Apifera Farm - where art, story, animals & woman merge. Home to artist Katherine Dunn

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©Katherine Dunn.

Monday, December 18, 2006

I'd like to thank the electricity

I feel almost torn about putting up a post, showing I have electricity again, while many in our area do not. The wind storm that came through last Thursday night was powerful, beautiful in ways, but deadly and serious. Most of Oregon and Washington were without power - and the national news is not reporting it, but many of the rural areas are still without it.

So, you get the candles out, and the storm is almost exciting at that point. The candles are pretty and it's a good excuse to sit and sip wine - which is what we did. Martyn cooked pasta by candlelight. But the wind gusts were scary. I feared for the barn roof and our windows getting broken. Going out the next day showed tree tops snapped at the top, signs bent in two and electric fencing strewn about pastures.

I had an appointment with the dogs at the vet, and they too were without power. Without lights, we got the dogs out by the window light and did all their shots and Huck was thrilled with the party like atmosphere. I decided I better get bags of ice for the freezer - I was not going to lose 2 lambs worth of meat. Every where I went I heard of trees in houses, near death escapes from falling trees and cars ruined. Barn roofs ripped off. I knew we would be without for some time, and once you resign yourself to that, you get on with it.

My laptop is a lemon and I've never replaced it, so I started panicking about not being able to pick up email and answer any online sales. But at some point, you just give up the struggle. At the same time we were without power, there were three climbers fighting for their lives on Mt. Hood, and my predicament seemed silly compared to theirs. We could still cook, the animals had ample water in their troughs from heavy rains, and we had the stove for heat. Martyn decided we should be relieving ourselves outside since our well doesn't work without power. I thought it was sort of silly, but agreed, and when I made my first trip out, Little Orange and Plum rushed to greet me as I did my business. I must say, doing your business under stars and crisp air, amongst a group of cats did make me feel like part of the group. By morning it was about 45 in the house. A tad nippy. The power came on about 10 am - we rushed around doing all the things you desperately missed, and now so appreciated. Warm water, the electric toothbrush, washing the dishes, coffee. I kept saying over and over, a little thank you. When we sat down to relax come nitefall, ready for some movies and wine, a nice dinner, out went the lights again. Crueler the second time! At that point, I allowed myself to actually believe I was the center of the universe and started whining, pretty much for the rest of the nite. I blamed it all on over population and deemed I would take the donkeys and go live somewhere else. I announced the power was gone forever, really forever, and decided I was better off in bed.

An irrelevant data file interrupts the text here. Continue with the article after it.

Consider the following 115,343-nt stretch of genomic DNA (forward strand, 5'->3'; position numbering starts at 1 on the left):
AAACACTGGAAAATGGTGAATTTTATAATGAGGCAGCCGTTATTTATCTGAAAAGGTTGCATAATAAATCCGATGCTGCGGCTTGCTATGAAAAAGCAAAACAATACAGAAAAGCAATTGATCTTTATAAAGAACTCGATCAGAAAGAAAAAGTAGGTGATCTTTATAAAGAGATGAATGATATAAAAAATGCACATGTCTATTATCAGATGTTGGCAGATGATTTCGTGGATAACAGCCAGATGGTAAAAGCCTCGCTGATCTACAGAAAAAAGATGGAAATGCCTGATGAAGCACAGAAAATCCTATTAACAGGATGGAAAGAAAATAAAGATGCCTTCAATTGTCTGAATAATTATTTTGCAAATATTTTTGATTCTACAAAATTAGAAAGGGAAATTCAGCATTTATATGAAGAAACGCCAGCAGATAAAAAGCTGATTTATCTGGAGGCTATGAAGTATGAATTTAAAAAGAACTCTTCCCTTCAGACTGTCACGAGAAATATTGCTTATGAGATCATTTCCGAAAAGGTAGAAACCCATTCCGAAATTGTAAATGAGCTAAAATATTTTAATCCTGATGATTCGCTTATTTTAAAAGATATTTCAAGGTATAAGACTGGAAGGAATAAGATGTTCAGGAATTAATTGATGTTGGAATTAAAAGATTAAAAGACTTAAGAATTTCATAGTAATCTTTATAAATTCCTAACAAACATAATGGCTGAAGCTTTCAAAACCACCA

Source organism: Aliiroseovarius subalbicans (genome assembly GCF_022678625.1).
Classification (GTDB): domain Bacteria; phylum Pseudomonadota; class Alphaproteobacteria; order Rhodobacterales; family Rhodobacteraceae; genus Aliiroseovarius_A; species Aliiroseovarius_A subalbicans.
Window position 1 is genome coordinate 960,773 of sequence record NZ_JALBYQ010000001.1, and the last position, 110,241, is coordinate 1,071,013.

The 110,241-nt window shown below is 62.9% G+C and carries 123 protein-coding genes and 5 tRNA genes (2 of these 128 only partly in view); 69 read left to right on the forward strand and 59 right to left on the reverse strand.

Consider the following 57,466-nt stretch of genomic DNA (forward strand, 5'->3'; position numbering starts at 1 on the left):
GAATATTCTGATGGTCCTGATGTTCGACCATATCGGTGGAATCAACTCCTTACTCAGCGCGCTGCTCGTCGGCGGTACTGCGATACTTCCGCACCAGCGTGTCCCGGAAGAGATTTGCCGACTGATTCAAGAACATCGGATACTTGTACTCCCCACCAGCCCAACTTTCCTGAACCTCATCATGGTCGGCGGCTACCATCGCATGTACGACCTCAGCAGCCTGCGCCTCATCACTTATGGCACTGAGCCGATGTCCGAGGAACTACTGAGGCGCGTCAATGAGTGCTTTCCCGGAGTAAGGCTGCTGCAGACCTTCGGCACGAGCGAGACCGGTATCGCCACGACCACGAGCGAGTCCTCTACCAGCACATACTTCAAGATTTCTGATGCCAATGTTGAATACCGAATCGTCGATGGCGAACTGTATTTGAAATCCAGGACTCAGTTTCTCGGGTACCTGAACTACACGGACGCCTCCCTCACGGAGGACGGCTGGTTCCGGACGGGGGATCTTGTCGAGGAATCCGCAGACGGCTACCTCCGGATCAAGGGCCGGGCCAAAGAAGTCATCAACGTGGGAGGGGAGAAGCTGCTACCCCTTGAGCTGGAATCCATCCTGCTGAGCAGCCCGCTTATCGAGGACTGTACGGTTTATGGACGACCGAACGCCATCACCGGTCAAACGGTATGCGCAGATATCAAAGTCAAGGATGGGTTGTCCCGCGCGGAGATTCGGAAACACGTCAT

Without power, life does slow down to some extent. But it also makes one remember just how hard basic survival is in the world. Getting water, making it drinkable, staying warm, feeding yourself, family and pets. That's about it. But without power, that can often consume the day. As I was cleaning the barn in the dimness, I thought how the animals go on with the day and night like they always do, with or without power. Their day is clocked by sun and moon. Their day is always about being themselves without man made things - without whining. Like the baby owl near the barn at dusk.